Dear Andrew W.K.,
I tried to throw myself a birthday party the other night. I thought it would be a fun way to lift my spirits after a very hard year for me. I invited my friends a month ahead of time, made preparations, bought a cake, set out snacks, etc. I felt I did everything right.
When the day came, all the people who said they would come never even showed up. I was alone in my house with all my bad, lonely thoughts. No one has apologized for missing my party and I’ve been ignored since. I feel as though life is pointless if I do not have people to share it with. I do not want to live, but I do not want to die. How can I find happiness enough for me within myself and not be bothered by how carelessly people treat me?
Party Of One
Dear Party Of One,
In an ideal world, we would all strive to be truly self-reliant. Being self-reliant isn’t solely about maintaining a sort of rugged individualism. Nor is it about being a loner cut off from the rest of society. Being self-reliant simply means that you no longer rely on other people for your happiness, worthiness, or any other essential feeling. It also means you no longer blame other people for your sadness, disappointment, or frustration. Self-reliance is about building a world inside yourself that is more beautiful and perfect than the outside world, one impervious to outside circumstance and the ups and downs of life.
As self-reliant individuals, we would no longer feel our emotional well-being tethered to the whims of the stock market. We would no longer base the quality of our day on who said a nice or not-nice thing to us. We would realize both happiness and sadness occur inside of us and solely because of us. We would realize that how we feel is a state of being that we alone are in charge of — and no person or event or object can “make us happy” or, likewise, “make us sad.” Those feelings are states of mind that we decide on. We are in control of our inner world, and we decide how to feel about what happens outside of it.
This state of mind is the only thing we can ever hope to have control over. Rather than putting our energy into trying to control other people and their behavior, or the ever-changing world around us, we should put our energy into trying to gain control over our own emotions and our own inner responses to the outer things we have no control over. This is easier said than done, but it is one of the noblest efforts we can make as we work to master this experience called “being alive.”
It can take an entire lifetime to realize and believe that you are the key to your own happiness or sadness. It takes an extraordinary amount of honesty to start taking complete and total responsibility for your feelings. There is a certain thrill and satisfaction in being able to look at other people for our own sense of self-worth. But being able to know — really know — that your own inner spirit is all you really need to be OK is like climbing Mount Everest for your soul.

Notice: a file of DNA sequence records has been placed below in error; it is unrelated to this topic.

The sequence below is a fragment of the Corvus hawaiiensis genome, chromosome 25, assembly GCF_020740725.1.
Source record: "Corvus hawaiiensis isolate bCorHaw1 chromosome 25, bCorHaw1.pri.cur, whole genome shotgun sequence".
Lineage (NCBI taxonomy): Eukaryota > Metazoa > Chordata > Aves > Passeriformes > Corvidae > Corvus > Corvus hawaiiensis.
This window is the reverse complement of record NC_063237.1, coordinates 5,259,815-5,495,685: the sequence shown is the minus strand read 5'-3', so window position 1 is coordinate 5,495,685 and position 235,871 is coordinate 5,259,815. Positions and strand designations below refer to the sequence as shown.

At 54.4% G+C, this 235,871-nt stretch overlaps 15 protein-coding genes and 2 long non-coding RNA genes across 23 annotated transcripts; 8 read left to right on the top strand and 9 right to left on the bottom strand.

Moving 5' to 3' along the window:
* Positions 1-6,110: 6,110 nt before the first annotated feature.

That doesn’t mean that we don’t want other people in our lives — and that doesn’t mean we can’t experience joy or disappointment as a result of our dealings with the outside world. But we still strive to maintain a vigilant awareness that these things happening around us are not where happiness or sadness is found. Those good or bad feelings happen in us and not to us. Everything outside of our own inner self-reliant state of mind, both good and bad, is basically icing on the cake of life. They are interesting experiences that we decide to let affect us — or not. We can even decide to let down our self-reliant vigilance so we can have a less predictable and more emotionally turbulent experience of the world — which most of us have opted to do, myself included.
It’s OK to feel disappointed when people don’t show up to your birthday. It’s OK to feel sad when things don’t go as you hoped. But just realize that you are choosing to feel that because you care about it in this particular way. Your friends didn’t “make” you feel that way. It’s wonderful to think buying a new car “gives” you a great feeling of excitement and success. But know that the car isn’t “giving” you any feeling, nor is the buying of it — you are giving yourself that feeling because of the power you decided to give the car and the act of buying it. And you could feel that way without the car. Or feel sad and miserable while buying all the cars in the world.
Self-reliance is taking your power back — back from everyone and everything that seems to have the power to make you happy or sad. It’s time to give that sacred power only to yourself, to the spirit inside. And if you decide to share that power with someone or something else, just do it wisely and with full awareness that it is yours to give. Stay strong and always remember that you have a world of endless happiness and beauty inside you. And that you can always rely on.
[Editor’s note: Every week, New York City’s own Andrew W.K. takes your life questions and sets you safely down the right path to a solution, a purpose, or — no surprise here — a party.]
This article from the Village Voice Archive was posted on September 28, 2015
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